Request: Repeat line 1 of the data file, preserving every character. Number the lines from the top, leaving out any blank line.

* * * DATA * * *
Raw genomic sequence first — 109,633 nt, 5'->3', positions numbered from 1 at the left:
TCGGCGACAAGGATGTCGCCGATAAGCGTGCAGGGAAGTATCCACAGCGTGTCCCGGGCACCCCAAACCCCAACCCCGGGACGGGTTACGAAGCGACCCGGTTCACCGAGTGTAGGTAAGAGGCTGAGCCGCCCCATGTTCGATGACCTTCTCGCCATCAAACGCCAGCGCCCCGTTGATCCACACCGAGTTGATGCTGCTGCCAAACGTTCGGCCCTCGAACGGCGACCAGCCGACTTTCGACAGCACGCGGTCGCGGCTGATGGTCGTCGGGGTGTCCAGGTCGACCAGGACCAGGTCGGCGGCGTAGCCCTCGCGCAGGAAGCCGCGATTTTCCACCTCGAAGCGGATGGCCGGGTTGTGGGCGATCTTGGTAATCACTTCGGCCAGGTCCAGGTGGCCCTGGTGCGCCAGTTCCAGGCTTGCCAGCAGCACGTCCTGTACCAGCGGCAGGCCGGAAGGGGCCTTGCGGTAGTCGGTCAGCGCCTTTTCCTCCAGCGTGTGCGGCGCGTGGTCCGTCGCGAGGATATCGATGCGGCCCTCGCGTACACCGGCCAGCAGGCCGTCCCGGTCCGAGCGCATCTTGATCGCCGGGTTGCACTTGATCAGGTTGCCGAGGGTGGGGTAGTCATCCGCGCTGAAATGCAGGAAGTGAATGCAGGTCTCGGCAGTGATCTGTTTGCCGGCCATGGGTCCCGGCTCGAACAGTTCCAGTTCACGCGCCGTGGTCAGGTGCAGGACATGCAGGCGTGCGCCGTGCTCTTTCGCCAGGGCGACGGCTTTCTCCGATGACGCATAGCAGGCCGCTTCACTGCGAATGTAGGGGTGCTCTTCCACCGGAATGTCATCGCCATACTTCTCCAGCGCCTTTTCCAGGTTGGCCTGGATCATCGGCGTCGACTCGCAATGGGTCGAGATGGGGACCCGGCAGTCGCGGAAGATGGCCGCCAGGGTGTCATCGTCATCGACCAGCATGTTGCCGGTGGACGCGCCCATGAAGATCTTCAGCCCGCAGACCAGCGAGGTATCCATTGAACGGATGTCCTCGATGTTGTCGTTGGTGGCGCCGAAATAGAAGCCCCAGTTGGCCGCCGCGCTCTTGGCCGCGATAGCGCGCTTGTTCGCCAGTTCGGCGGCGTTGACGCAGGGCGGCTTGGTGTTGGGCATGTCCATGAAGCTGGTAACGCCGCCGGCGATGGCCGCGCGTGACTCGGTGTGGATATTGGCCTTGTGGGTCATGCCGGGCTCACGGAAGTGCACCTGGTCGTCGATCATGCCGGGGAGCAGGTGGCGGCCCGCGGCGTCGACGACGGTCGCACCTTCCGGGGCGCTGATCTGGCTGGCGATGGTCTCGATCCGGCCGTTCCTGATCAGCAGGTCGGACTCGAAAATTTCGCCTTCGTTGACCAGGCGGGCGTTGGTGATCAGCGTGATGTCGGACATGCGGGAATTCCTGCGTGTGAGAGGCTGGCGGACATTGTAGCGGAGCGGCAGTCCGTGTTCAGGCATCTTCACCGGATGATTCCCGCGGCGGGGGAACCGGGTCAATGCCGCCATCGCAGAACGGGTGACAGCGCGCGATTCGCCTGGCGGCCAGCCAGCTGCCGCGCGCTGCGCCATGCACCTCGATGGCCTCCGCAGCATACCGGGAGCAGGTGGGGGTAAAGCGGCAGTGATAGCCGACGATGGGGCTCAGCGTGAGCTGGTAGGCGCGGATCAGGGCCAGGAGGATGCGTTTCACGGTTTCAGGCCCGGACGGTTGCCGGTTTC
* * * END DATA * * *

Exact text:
Raw genomic sequence first — 109,633 nt, 5'->3', positions numbered from 1 at the left: